“If you change your point of view, you will see something new.” ~ Dad
Who better to help me test my father’s maxim and our ideas of perception than photographer Jason Horowitz?
Walking and looking with Jason was a lot like talking and listening with Jocelyn Frank, a journalist and sound artist.
Both Jocelyn and Jason embody what researchers Jacqueline Gottlieb and Pierre-Yves Oudeyer call “sampling and search.” They wrote in the cover story to Nature Reviews Neuroscience:
In natural behaviour, animals actively interrogate their environments using endogenously generated ‘question-and-answer’ strategies. … We review evidence that both sampling and search depend on individual preferences over cognitive states, including attitudes towards uncertainty, learning progress and types of information. We propose that [they] generate curiosity-driven investigations in large, open environments in which rewards are sparse and ex ante unknown.
That is, we undertake these explorations even when the rewards can’t be known in advance – but I think we do know there will be rewards.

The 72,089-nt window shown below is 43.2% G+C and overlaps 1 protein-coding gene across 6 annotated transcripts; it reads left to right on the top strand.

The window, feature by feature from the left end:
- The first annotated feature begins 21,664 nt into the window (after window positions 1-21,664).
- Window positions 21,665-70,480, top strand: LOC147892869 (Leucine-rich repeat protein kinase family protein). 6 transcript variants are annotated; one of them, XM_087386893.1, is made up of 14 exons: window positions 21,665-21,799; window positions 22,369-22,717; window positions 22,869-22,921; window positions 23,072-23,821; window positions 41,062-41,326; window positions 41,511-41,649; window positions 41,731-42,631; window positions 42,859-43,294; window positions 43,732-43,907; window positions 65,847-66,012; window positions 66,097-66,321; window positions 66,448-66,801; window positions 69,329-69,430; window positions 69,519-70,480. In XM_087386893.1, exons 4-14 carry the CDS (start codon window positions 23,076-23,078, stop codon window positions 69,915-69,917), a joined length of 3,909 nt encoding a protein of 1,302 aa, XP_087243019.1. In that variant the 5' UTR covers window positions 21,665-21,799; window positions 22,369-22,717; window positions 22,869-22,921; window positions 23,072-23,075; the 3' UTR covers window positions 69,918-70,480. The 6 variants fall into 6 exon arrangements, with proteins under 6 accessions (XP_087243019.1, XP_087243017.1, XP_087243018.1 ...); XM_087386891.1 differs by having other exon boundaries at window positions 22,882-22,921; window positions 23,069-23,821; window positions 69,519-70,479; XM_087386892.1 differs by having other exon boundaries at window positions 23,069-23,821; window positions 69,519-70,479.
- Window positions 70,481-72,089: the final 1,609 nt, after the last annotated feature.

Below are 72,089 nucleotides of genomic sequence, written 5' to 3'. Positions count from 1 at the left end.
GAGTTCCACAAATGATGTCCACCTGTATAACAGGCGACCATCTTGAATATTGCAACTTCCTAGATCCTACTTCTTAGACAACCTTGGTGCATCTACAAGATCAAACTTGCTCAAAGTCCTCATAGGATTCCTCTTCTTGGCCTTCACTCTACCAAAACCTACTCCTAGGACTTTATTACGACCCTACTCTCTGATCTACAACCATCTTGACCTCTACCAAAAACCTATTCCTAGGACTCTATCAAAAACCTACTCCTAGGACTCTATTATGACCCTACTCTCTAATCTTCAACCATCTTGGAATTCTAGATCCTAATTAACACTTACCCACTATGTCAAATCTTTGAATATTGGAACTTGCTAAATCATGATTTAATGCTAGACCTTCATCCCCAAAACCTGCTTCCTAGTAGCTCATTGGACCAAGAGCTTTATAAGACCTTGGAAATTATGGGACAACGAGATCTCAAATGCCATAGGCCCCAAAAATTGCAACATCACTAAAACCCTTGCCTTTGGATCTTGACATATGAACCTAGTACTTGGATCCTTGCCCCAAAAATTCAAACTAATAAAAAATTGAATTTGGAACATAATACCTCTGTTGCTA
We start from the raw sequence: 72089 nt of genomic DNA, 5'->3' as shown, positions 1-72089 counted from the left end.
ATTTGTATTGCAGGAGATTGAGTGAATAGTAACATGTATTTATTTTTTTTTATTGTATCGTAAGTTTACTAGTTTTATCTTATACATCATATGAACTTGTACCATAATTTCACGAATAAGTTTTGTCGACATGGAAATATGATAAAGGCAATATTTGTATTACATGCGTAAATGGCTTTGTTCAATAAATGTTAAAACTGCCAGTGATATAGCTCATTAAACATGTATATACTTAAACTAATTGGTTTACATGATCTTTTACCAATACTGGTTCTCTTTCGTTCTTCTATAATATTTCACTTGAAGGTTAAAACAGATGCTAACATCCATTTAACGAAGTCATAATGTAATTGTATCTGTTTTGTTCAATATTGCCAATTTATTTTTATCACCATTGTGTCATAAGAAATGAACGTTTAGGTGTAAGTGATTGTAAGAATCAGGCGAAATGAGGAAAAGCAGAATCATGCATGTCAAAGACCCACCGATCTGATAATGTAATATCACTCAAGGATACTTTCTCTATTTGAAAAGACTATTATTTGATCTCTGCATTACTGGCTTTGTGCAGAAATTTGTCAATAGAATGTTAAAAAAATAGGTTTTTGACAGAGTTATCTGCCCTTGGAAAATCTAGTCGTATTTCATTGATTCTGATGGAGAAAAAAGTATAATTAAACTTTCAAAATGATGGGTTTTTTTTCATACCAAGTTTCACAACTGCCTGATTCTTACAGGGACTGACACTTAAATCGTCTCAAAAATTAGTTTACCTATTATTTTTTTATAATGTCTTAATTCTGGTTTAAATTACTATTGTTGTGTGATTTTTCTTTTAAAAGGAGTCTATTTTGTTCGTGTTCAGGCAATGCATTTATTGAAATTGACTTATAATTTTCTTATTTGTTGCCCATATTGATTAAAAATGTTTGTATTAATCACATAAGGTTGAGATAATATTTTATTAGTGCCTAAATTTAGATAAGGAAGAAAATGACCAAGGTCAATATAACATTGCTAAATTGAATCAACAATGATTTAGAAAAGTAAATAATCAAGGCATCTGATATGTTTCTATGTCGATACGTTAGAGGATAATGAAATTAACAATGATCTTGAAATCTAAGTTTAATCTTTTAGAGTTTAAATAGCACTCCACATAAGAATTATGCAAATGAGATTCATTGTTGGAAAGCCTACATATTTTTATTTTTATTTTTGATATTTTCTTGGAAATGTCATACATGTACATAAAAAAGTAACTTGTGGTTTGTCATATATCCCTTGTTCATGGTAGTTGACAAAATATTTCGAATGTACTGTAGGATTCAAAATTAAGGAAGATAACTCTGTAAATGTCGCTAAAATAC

I think that’s what motivates artists like Jason and Jocelyn.
Learning as I was from Jason, I decided to take on one of his assignments: make x different pictures in your kitchen, where x is some breathtakingly large number. I decided 100 was suitably daunting and over the course of three days I spent a good deal of time looking around my kitchen with fresh eyes.
Here’s some of what I saw. For the full collection, visit my Gallery, Kitchen Edition.
To see more of Jason’ work, visit Jason Horowitz Fine Art.
Check out Jocelyn Frank’s work here.
Jacqueline Gottlieb and Pierre-Yves Oudeyer, in Nature Reviews Neuroscience.
Theme music & “Coyote Kid” by Sean Balick. Thanks to Jackie Steven for sound recording in the cold!
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